Joseph was also known for creating fake coffins, which had trap doors on the bottom so that the bodies could be dumped in the grave and the coffin reused without anyone knowing. Some believe that it is because of Joseph that Mozart’s body has never been found.

He also built a hospital for the poor in Vienna with a smaller building behind it for the clinically insane. This is the hospital in which I now have my German classes.

Joseph’s sarcophagus is lower than Maria Theresa’s because he was such a practical man and wanted to be at the level of his own people.

Franz Joseph and his wife Elisabeth, also known as Sisi. Sisi was loved by many, especially Franz Joseph, but she never really loved him back. She spent most of her time traveling. She was a mediator between Austria and Hungary and helped to create the Austro-Hungarian Empire. She was killed by an Italian anarchist on one trip.

Crown Prince Rudolf is to the right of Franz Joseph. He was one of the only Habsburgs to be tutored by someone other than a noble professor. He is said to have died on a hunting accident, but many believe that he killed himself. They also found a mistress dead with him. It is not known if he killed her or if she wanted to die with him, because she loved him so much.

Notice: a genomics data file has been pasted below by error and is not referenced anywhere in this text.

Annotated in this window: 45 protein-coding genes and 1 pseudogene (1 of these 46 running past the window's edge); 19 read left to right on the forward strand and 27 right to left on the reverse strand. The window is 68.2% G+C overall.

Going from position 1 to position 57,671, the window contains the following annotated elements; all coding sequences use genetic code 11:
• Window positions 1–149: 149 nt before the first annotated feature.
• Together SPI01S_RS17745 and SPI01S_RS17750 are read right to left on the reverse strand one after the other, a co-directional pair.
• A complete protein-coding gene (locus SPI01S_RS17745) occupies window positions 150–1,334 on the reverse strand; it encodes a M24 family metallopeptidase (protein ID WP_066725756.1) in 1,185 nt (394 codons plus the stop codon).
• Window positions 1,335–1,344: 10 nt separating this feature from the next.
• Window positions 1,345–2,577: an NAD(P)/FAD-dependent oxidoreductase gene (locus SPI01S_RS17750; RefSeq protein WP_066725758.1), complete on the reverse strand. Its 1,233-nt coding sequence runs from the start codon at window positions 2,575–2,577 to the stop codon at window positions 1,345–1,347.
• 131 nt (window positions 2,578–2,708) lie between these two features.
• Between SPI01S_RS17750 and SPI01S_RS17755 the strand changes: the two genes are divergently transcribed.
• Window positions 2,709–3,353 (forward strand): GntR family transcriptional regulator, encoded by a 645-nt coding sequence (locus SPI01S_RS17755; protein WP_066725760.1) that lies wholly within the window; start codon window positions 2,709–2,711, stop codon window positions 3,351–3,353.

Charles I.

After WW I he was asked to step down and the Habsburg Empire was no more. He was exiled to Switzerland, but always had a dream of coming back to try to reclaim his “rightful” place. His body is not in the crypt because of his exile.

The first day we were in Vienna, before we had left for Dorfgastein, one of our language instructors took us to a food market called Naschmarkt. After being in Vienna for about a week, we finally decided it was time to return to Naschmarkt for lunch.

Naschmarkt is almost like a farmers market. It has the usual stands full of fruit, fresh meat or bread, there are food carts where people can buy their food and then take it away, and there are also more perminent restaurants where people can sit down and enjoy their food right in the market. It’s a great place to get fresh and cheap food.